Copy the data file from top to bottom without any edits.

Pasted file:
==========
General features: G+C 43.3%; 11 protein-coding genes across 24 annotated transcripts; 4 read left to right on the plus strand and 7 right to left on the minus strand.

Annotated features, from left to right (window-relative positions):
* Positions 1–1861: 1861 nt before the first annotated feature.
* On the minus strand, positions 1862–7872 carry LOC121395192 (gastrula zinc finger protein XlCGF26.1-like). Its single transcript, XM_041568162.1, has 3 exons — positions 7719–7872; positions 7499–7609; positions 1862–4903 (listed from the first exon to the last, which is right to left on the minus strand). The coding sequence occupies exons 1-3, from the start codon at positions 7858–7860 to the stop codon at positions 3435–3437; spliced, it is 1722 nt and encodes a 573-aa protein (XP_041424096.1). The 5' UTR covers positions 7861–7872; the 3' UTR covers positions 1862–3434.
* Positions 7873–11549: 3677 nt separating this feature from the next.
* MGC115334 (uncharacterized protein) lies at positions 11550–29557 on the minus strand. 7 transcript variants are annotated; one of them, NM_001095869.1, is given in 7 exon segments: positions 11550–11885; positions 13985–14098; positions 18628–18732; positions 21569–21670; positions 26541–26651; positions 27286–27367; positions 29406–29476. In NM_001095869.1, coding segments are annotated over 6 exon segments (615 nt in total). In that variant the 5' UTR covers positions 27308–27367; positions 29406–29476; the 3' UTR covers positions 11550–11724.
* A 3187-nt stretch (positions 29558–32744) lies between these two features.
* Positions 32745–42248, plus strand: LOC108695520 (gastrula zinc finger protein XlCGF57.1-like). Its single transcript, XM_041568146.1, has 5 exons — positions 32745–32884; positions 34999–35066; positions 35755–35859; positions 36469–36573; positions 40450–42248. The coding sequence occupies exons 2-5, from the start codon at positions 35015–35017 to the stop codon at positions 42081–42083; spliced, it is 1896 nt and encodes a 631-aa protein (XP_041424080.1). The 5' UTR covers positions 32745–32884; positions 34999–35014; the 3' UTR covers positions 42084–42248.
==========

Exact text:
General features: G+C 43.3%; 11 protein-coding genes across 24 annotated transcripts; 4 read left to right on the plus strand and 7 right to left on the minus strand.

Annotated features, from left to right (window-relative positions):
* Positions 1–1861: 1861 nt before the first annotated feature.
* On the minus strand, positions 1862–7872 carry LOC121395192 (gastrula zinc finger protein XlCGF26.1-like). Its single transcript, XM_041568162.1, has 3 exons — positions 7719–7872; positions 7499–7609; positions 1862–4903 (listed from the first exon to the last, which is right to left on the minus strand). The coding sequence occupies exons 1-3, from the start codon at positions 7858–7860 to the stop codon at positions 3435–3437; spliced, it is 1722 nt and encodes a 573-aa protein (XP_041424096.1). The 5' UTR covers positions 7861–7872; the 3' UTR covers positions 1862–3434.
* Positions 7873–11549: 3677 nt separating this feature from the next.
* MGC115334 (uncharacterized protein) lies at positions 11550–29557 on the minus strand. 7 transcript variants are annotated; one of them, NM_001095869.1, is given in 7 exon segments: positions 11550–11885; positions 13985–14098; positions 18628–18732; positions 21569–21670; positions 26541–26651; positions 27286–27367; positions 29406–29476. In NM_001095869.1, coding segments are annotated over 6 exon segments (615 nt in total). In that variant the 5' UTR covers positions 27308–27367; positions 29406–29476; the 3' UTR covers positions 11550–11724.
* A 3187-nt stretch (positions 29558–32744) lies between these two features.
* Positions 32745–42248, plus strand: LOC108695520 (gastrula zinc finger protein XlCGF57.1-like). Its single transcript, XM_041568146.1, has 5 exons — positions 32745–32884; positions 34999–35066; positions 35755–35859; positions 36469–36573; positions 40450–42248. The coding sequence occupies exons 2-5, from the start codon at positions 35015–35017 to the stop codon at positions 42081–42083; spliced, it is 1896 nt and encodes a 631-aa protein (XP_041424080.1). The 5' UTR covers positions 32745–32884; positions 34999–35014; the 3' UTR covers positions 42084–42248.